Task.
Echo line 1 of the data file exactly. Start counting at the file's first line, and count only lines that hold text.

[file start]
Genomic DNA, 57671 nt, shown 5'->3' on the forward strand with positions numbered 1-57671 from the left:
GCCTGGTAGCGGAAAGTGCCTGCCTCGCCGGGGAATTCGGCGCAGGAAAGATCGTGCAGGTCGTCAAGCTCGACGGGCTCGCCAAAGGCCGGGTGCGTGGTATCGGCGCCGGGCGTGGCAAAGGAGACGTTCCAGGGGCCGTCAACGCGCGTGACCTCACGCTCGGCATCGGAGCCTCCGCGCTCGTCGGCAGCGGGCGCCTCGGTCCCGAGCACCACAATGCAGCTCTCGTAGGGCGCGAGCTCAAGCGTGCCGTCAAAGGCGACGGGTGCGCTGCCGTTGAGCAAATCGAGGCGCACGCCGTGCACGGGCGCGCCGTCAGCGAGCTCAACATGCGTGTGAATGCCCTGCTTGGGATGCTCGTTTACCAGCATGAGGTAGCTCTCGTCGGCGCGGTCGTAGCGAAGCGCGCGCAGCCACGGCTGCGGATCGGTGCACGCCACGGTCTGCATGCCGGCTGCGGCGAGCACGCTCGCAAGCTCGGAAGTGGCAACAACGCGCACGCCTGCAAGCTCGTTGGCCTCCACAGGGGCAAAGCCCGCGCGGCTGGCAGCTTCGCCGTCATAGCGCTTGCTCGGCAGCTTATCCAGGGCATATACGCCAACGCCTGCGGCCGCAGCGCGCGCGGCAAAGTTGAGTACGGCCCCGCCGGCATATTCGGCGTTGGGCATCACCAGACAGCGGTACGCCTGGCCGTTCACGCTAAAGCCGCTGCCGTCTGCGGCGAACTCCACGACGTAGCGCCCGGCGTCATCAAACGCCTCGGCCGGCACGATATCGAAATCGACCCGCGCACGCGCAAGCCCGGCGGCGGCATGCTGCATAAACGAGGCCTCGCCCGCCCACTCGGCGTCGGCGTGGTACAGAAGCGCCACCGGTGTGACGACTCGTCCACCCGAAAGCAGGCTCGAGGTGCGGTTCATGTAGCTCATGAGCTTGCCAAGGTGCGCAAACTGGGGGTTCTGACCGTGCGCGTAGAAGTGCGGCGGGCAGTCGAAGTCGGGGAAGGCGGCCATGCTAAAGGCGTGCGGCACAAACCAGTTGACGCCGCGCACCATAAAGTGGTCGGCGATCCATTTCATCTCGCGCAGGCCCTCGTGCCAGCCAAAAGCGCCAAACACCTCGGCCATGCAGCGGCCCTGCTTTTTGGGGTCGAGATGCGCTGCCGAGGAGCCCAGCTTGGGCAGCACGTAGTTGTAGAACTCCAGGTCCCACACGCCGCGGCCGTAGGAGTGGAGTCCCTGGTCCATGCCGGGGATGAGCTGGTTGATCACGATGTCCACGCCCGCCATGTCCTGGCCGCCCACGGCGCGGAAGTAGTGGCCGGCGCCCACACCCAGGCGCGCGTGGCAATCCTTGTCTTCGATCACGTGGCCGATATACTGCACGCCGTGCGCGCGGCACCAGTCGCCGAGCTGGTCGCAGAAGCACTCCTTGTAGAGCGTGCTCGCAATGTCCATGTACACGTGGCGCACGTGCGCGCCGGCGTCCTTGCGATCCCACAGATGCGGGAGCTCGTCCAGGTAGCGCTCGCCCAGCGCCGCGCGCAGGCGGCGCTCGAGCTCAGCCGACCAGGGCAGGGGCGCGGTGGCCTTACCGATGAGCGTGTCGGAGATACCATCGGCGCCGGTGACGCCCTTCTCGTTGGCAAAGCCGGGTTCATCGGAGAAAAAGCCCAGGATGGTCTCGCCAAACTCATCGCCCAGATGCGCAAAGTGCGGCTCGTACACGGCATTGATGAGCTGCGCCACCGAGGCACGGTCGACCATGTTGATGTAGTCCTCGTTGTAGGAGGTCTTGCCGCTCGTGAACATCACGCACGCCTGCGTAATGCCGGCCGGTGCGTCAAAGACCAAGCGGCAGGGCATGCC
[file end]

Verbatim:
Genomic DNA, 57671 nt, shown 5'->3' on the forward strand with positions numbered 1-57671 from the left: